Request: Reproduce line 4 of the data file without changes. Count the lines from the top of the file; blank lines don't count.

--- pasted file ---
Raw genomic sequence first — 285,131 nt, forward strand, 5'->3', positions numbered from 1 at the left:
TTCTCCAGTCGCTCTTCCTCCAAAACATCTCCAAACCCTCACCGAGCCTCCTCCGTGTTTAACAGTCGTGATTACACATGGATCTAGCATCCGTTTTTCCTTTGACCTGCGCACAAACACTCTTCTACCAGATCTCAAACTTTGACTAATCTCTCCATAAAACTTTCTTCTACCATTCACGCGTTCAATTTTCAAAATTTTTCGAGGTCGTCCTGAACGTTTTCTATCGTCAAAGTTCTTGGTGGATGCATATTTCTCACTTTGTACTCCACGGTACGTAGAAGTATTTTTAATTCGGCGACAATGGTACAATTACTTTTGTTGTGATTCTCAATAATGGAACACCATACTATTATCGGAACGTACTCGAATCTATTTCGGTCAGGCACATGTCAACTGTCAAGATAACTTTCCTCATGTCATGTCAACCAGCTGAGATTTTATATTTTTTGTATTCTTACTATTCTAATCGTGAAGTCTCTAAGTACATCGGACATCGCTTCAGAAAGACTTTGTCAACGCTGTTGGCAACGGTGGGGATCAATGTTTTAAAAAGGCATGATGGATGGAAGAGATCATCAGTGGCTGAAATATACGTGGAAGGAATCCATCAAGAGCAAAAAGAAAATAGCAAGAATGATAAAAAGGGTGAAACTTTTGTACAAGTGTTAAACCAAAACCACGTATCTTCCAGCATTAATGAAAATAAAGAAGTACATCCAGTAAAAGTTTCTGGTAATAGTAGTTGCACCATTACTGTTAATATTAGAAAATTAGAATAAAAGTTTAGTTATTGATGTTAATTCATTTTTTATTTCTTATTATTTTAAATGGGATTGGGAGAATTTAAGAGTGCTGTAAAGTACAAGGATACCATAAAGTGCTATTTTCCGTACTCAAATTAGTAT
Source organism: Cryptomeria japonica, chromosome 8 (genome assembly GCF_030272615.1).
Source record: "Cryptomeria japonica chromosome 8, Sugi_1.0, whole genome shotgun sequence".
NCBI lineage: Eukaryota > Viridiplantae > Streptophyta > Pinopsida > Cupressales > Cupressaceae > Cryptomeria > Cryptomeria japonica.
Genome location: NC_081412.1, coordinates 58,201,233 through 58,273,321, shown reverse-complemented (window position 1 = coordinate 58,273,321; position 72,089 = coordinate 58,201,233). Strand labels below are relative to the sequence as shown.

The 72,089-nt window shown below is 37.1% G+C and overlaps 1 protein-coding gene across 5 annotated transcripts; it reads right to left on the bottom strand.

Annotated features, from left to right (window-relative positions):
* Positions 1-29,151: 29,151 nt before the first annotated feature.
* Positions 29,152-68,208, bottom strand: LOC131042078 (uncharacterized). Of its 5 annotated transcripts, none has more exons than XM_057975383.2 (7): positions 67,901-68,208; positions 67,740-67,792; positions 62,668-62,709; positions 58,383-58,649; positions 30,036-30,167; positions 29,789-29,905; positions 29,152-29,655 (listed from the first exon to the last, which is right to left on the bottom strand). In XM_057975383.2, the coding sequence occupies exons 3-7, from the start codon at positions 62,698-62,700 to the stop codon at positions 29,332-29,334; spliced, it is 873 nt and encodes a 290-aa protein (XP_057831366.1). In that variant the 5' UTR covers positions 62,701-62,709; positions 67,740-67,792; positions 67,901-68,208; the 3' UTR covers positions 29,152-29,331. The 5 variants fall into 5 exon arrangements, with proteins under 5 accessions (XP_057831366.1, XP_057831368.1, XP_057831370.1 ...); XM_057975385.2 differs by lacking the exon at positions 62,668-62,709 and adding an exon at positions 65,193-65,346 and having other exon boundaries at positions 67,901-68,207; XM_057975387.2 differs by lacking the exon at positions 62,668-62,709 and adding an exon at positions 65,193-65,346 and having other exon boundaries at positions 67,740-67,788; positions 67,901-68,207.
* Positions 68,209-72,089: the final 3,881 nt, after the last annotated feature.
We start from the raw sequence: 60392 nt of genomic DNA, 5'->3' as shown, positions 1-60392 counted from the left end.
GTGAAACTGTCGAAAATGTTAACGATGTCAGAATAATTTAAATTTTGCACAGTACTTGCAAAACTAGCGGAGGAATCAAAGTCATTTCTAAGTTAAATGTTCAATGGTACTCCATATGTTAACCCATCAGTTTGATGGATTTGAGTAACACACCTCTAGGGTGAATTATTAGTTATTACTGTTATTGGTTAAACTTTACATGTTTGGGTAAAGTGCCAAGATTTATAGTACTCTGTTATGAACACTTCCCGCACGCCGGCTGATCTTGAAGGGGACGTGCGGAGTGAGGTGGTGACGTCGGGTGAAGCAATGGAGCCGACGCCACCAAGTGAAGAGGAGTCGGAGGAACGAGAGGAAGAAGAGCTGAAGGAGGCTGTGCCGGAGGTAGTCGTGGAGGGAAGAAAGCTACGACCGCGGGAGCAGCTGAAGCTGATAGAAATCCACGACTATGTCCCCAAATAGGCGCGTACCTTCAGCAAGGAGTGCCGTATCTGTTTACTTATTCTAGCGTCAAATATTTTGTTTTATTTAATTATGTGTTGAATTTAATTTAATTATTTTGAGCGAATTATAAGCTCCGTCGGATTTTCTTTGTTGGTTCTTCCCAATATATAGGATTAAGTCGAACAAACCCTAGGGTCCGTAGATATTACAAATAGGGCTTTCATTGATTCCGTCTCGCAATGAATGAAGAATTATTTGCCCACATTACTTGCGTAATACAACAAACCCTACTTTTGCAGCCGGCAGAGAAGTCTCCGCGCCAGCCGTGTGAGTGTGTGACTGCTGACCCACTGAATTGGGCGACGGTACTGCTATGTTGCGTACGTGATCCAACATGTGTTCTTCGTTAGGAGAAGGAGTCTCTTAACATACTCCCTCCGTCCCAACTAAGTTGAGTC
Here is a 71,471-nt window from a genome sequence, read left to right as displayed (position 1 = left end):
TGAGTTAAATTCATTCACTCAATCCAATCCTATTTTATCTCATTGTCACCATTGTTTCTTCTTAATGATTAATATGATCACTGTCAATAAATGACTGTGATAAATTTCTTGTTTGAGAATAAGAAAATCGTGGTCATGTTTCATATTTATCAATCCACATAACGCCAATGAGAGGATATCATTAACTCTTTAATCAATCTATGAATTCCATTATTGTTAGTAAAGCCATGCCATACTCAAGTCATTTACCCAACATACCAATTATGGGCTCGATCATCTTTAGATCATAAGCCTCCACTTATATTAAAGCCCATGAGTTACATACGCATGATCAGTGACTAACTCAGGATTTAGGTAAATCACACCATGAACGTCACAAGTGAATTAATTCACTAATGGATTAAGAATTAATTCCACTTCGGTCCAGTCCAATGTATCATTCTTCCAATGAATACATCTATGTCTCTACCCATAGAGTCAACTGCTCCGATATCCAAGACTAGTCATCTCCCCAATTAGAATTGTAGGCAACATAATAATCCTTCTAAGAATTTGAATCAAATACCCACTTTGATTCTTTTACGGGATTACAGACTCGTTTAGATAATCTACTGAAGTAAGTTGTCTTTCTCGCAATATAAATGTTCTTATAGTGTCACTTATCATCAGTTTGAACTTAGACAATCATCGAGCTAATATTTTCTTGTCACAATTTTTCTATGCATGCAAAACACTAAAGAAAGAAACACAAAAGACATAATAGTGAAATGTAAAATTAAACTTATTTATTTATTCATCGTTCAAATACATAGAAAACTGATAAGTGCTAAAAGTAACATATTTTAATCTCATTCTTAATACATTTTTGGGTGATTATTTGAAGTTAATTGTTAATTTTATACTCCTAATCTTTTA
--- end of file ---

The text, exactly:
Source record: "Cryptomeria japonica chromosome 8, Sugi_1.0, whole genome shotgun sequence".